Anagnorisis and narrative incorporation: How significant incidents affect language-learning behavior

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Julian Pigott

Abstract

This paper examines how fleeting experiences exert a disproportionately powerful effect on the language learning motivation and behavior of university students. A thematic analysis of interview data is used to show how significant incidents have two principal consequences. The first, anagnorisis, is an immediate, revelatory change in beliefs about language learning. The second, narrative incorporation, is a process through which the memory of the incident and/or its anagnorisis becomes a constituent of self-narratives. It is argued that the significant incident is best understood not as an external influence on motivation, but as a component of the learner’s worldview.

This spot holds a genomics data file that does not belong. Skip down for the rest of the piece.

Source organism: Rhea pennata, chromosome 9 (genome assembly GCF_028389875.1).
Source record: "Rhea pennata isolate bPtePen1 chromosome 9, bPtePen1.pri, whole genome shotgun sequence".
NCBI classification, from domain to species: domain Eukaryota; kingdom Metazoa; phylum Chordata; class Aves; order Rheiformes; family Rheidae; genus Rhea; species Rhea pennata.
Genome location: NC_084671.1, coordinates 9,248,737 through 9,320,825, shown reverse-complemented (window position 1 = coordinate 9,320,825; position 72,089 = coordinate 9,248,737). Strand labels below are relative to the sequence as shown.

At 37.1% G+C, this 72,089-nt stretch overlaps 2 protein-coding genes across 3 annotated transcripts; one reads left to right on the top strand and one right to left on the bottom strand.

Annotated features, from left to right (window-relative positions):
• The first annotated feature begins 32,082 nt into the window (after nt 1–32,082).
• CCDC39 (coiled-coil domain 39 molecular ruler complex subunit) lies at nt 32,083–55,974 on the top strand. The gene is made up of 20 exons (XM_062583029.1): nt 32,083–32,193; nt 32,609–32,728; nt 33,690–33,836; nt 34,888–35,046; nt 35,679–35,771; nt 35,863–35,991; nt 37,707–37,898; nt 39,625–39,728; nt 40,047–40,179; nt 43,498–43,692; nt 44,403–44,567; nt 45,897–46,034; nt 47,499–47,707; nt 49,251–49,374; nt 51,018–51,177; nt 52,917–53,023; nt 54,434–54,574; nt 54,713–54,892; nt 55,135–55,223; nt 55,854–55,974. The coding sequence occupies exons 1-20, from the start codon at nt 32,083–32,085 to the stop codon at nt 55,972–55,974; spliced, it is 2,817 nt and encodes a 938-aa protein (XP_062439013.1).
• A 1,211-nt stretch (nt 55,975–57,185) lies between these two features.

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Author Biography

Julian Pigott, Ryukoku University, Kyoto

Julian Pigott received his PhD in applied linguistics from the University of Warwick, UK in 2016. He lives and teaches in Kyoto, Japan. His theoretical interests include language learning motivation, educational philosophy and educational policy.

Contact details: Department of Global Studies, Ryukoku University, 67 Tsukamoto-cho, Fukakusa, Fushimi-ku, Kyoto, Japan. 612-8577 (pigott@world.ryukoku.ac.jp)

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